This was at the crux of my impending retirement. Yes, I was getting older and attributed some of my fatigue to working the long hours and also to the stressful, traffic-ridden drive in the city like I had done almost daily in my earlier years. But it was getting more and more pronounced. I won't go into the possible stress, anxiety, and depression that the changes in my marriage were bringing about. To be completely honest, though...I considered that my "norm." So, I didn't pinpoint those issues as particularly "key," except that with the blood clot medication, I had to cease taking the anti-anxiety pill. (Now, every untapped emotion that I had never truly dealt with, was coming to life for me...and others around me...to contend with.) Fun times.

The Covid went away, the blood clot eventually did, too. But the pain, the fatigue, the restless legs, the lack of sleep, and the overall anxiety lingered, then subsided, then flared, and came and went relentlessly. It was an unholy routine I wanted no part of. By that time, I had decided to never get back on anti-anxiety or antidepressants again. (Getting off of them had been hell.) Until I was officially diagnosed, I just dealt with dancing in the kitchen while cooking on good days and writhing miserably on bad days. To be fair, I later paid for the dancing, but it was worth it to live life. (Just to let you know, fibromyalgia is different in everybody...in fact, it shows up in different ways and places for me all the time.)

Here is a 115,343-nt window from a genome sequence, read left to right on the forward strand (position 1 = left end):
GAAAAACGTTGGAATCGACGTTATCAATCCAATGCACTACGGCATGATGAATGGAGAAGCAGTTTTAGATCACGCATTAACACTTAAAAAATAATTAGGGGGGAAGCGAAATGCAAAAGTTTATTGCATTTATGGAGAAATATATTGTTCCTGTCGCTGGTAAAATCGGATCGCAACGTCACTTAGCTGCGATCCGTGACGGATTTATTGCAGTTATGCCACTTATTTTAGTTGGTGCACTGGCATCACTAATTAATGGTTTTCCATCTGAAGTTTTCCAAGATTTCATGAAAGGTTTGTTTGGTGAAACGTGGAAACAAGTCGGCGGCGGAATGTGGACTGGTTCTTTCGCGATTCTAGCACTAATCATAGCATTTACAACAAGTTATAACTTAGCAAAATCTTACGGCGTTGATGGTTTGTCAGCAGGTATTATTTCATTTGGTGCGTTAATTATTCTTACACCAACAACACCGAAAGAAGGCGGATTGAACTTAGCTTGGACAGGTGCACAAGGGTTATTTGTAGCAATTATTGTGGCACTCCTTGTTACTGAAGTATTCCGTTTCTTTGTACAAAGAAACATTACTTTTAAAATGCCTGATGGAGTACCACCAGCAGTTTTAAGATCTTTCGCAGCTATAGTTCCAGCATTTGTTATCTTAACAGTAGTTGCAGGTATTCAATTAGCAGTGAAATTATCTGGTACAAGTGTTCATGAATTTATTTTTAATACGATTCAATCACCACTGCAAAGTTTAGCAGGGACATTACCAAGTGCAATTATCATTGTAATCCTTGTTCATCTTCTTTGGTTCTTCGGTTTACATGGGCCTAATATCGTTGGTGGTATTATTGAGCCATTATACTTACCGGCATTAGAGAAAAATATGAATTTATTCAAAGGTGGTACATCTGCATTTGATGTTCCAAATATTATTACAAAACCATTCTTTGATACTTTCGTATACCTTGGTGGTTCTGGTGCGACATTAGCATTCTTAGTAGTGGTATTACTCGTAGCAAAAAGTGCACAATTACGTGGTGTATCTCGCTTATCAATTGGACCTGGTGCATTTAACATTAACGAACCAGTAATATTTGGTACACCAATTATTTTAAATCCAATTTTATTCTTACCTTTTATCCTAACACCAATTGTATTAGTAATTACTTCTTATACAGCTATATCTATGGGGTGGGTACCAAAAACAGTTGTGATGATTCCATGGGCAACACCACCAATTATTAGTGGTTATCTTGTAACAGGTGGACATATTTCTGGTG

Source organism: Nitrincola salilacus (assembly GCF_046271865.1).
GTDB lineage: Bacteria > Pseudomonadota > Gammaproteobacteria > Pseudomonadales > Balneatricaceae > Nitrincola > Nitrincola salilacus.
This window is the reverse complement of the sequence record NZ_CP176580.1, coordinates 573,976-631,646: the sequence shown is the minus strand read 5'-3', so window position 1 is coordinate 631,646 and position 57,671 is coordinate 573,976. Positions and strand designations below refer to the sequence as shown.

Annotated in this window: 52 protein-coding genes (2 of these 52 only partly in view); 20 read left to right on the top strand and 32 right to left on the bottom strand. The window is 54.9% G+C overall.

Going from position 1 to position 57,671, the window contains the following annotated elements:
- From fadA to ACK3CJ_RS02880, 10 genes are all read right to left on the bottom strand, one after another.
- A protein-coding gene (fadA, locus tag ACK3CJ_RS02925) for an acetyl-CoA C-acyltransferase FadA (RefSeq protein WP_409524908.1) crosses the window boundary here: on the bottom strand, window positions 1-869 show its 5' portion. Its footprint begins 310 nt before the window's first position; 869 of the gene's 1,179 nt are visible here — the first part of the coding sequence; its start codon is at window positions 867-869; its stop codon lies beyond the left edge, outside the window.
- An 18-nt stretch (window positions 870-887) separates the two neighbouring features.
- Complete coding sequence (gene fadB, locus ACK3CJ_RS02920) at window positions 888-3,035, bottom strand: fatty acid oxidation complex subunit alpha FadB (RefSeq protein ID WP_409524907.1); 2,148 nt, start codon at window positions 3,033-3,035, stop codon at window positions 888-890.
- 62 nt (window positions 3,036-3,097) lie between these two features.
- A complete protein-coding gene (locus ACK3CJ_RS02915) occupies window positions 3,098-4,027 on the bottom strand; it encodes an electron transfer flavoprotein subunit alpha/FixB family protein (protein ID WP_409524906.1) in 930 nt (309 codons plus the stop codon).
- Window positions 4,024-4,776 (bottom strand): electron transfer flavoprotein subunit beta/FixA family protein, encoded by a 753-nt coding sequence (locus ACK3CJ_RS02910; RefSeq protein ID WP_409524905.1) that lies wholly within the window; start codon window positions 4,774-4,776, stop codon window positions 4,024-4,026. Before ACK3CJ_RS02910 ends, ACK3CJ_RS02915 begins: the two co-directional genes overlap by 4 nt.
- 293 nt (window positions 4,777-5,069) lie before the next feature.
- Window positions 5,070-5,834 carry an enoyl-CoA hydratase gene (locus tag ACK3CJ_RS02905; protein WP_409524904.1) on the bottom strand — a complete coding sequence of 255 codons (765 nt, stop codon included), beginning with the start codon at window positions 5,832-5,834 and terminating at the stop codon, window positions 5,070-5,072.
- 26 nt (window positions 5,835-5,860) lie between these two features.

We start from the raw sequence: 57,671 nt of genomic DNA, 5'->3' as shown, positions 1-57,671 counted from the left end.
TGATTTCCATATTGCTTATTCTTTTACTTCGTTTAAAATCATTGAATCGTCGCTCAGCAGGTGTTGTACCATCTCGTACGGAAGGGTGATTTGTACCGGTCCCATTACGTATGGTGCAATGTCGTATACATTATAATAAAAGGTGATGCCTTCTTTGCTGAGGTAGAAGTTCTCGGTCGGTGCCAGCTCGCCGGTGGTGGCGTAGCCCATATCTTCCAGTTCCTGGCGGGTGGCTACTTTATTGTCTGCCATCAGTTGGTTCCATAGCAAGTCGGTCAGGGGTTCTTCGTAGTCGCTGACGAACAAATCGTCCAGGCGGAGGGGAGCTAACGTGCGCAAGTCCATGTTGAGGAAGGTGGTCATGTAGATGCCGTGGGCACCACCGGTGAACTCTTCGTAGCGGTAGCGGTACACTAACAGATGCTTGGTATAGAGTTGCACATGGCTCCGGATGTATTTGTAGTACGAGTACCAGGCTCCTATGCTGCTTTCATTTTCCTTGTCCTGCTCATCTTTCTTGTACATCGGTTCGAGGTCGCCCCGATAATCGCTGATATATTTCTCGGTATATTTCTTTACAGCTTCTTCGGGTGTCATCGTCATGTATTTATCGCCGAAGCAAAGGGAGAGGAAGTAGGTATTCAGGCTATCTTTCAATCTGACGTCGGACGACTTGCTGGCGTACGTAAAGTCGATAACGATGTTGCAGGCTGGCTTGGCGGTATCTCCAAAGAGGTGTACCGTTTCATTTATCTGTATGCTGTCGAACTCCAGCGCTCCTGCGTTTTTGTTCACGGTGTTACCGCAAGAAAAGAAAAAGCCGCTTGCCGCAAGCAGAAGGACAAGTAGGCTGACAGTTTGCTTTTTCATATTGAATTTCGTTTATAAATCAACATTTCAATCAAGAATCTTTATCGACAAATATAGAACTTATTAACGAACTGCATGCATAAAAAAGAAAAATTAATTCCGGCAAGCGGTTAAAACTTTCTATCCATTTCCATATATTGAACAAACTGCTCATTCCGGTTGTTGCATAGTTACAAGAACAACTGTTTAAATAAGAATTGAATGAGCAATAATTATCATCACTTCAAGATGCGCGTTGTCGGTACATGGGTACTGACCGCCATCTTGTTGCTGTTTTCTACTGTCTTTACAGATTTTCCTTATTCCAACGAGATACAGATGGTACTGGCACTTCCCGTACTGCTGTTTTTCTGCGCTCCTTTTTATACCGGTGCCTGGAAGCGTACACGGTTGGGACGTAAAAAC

***What has been the medically evolution of fibromyalgia?

I had heard of fibromyalgia before. Of course, I had. I am an RN. But what it is, the criteria for it, and how widely it is accepted and understood, is another story altogether in the medical field. And to be honest, before I "got it," I didn't really accept or understand it. In fact, I thought it could have been a hypochondria of some sorts and I never gave it much credence. Shame on me! But, alas...I am not the only professional to waver in my beliefs about fibromyalgia. The jury is still out: